Master Debt


Does the idea of taking 20 or more years to pay off $10,000 worth of credit card debt sound appealing? Does the thought of paying more than $15,500 in interest fees on that $10,000 debt seem like a wise financial move?

These are silly questions, or course—the answer is clearly no to both of them. Yet if you choose to make only the minimum monthly payments on your credit card accounts, this math is a very real example of the situation you could be facing—a lot of wasted money over a very long period of time.

If you’ve done your homework, you already know that revolving an outstanding credit card balance from one month to the next will not only hurt you financially but can also damage your credit scores. For this reason, it’s important to tackle your credit card debt problem sooner rather than later. Here are three ways to go about it:

1. Accelerated Payback

One method of tackling credit card debt involves scaling back on your charges and accelerating the payback of your outstanding balances. If you’re carrying balances on multiple accounts then you’ll also need to prioritize which balances to pay down first (while maintaining on-time minimum payments on every account, of course). Here are a few options to consider.

• Pay off the balance closest to being maxed out: This option may help your credit scores since scoring models like FICO and VantageScore pay attention to how much of your credit limits you utilize. As your debt-to-limit ratio falls, your credit scores will likely improve.

• Pay off the lowest balances first and move upward: This option, sometimes called the “debt snowball”, can help you build early momentum—and may help to improve your credit scores as well. Credit scoring models not only pay attention to your debt-to-limit ratios on each card, but also your total number of accounts with outstanding balances. The fewer accounts with balances, the better from a credit scoring perspective.

• Pay off the highest interest rates first: This is clearly a financial move. However, remember that anytime you pay down credit card balances, you’re likely helping your credit scores as well.

Remember, there are few “bad” ways to eliminate credit card debt. All of the options above can help to save you money and may potentially improve your credit scores.

2. Zero-Interest Balance Transfer Options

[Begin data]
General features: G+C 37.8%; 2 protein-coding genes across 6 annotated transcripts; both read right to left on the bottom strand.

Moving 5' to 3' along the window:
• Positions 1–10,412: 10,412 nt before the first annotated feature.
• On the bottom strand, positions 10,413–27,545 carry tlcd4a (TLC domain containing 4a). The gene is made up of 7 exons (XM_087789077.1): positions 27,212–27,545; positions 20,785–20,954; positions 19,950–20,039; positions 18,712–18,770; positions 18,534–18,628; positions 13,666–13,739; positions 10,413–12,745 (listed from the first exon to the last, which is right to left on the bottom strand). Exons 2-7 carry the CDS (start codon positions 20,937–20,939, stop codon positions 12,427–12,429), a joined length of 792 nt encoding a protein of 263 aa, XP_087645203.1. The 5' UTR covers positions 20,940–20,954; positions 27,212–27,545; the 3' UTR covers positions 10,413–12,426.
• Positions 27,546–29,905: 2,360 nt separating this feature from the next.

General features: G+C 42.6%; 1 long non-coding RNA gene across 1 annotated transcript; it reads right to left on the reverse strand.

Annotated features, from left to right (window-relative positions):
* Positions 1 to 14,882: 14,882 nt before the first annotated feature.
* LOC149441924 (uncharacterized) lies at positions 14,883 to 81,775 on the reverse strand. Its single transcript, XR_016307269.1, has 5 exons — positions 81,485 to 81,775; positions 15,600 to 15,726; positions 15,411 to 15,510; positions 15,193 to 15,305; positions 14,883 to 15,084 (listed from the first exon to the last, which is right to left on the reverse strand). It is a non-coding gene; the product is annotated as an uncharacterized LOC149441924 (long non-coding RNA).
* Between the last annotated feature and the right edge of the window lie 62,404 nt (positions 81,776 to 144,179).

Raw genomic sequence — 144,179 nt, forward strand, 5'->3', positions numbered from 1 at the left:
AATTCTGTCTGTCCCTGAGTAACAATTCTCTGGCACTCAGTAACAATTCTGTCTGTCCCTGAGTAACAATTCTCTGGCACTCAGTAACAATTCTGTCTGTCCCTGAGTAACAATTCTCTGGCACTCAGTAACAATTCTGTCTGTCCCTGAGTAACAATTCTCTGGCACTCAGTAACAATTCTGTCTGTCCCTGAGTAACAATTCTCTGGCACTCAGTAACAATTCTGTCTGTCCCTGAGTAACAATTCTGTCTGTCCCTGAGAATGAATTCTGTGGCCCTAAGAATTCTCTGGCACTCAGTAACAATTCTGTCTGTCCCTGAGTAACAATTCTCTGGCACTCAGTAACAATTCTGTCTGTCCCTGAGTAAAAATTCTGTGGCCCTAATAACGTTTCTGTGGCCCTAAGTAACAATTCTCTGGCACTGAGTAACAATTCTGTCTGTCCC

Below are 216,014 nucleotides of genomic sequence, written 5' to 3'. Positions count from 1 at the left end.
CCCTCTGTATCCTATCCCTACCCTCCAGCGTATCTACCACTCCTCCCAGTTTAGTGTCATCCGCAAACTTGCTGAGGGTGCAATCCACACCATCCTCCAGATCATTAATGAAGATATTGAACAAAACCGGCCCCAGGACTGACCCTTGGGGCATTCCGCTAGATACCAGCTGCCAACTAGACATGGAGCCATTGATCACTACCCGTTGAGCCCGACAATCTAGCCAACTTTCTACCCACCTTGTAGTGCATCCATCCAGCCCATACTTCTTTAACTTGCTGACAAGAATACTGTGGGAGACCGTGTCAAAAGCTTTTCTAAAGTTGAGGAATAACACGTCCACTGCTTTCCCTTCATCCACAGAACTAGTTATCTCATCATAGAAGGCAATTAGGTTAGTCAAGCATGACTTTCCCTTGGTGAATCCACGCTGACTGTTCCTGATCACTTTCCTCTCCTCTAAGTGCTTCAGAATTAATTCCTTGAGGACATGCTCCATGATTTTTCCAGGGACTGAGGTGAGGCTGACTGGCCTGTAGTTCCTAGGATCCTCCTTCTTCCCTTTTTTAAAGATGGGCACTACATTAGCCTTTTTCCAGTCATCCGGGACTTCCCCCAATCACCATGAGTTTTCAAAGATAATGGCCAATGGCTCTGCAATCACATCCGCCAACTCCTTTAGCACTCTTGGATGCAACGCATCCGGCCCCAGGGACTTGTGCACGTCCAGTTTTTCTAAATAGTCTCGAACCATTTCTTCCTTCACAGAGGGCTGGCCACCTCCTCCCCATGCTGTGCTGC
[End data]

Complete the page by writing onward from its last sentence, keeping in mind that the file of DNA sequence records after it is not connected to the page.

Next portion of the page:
It is no secret that the interest rates on credit card debt are notoriously expensive. Even if you’ve begun to scale back your spending and are paying off your debt as aggressively as possible, high interest rates can slow your progress. For this reason many people will opt to use a zero-interest balance transfer as part of their credit card debt elimination plan.

If your credit is in decent shape, you may be able to qualify for a new credit card with an attractive balance transfer offer of 0% interest for some period of time, normally six to 18 months. In fact, some of your existing accounts may even have balance transfer offers as well. Without the burden of added interest, each payment will make a bigger dent in your debt. You may need to pay a balance transfer fee in the neighborhood of 3%, however, so make sure you can pay down the entire amount transferred within the interest-free introductory period to make it worthwhile.

Remember, though, if you’re fortunate enough to have access to a low- or 0%-interest balance transfer option, you need to stay committed to your newly formed good habits. Slip back into your former tendencies to overspend and you could find yourself in worse shape than when you started.

3. Personal Loan

Personal loans represent another potentially smart move when you are tackling a credit card debt problem.

Additionally, when you pay off high-risk revolving debt (credit cards) with low-risk installment debt (personal loan), your credit scores are likely to see a near immediate boost as an added bonus. Of course, for this or any other debt elimination strategy to work effectively, you’ll want to avoid charging up new balances on your freshly paid-off credit card accounts.

This article was written by John Ulzheimer from The Simple Dollar and was licensed from NewsCred, Inc. Santander Bank does not provide financial, tax or legal advice and the information contained in this article does not constitute tax, legal or financial advice. Santander Bank does not make any claims, promises or guarantees about the accuracy, completeness, or adequacy of the information contained in this article. Readers should consult their own attorneys or other tax advisors regarding any financial strategies mentioned in this article. These materials are for informational purposes only and do not necessarily reflect the views or endorsement of Santander Bank.

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